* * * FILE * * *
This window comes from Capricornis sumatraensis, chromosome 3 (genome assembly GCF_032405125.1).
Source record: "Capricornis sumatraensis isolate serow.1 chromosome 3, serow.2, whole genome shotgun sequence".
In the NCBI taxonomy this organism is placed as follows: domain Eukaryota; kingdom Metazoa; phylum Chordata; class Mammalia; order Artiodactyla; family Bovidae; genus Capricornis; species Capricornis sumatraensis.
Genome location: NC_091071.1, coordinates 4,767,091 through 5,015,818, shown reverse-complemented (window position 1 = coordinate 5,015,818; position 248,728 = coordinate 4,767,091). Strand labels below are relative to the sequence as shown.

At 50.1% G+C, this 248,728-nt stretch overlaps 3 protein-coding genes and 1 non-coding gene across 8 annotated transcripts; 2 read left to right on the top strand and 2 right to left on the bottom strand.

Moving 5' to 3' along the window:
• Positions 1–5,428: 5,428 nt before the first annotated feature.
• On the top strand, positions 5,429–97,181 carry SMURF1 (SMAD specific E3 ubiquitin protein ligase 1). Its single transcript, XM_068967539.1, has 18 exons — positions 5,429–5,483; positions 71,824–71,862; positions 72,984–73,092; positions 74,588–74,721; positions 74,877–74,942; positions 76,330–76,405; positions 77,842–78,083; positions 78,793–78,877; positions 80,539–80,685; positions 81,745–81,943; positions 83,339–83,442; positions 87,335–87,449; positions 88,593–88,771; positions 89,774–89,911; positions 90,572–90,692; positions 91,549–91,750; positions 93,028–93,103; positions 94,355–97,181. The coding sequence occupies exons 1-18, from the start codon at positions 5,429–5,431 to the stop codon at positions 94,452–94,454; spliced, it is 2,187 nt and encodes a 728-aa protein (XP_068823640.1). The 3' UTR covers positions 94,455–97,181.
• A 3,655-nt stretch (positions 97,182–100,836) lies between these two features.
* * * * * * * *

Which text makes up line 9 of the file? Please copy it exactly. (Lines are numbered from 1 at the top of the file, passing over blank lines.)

• A 3,655-nt stretch (positions 97,182–100,836) lies between these two features.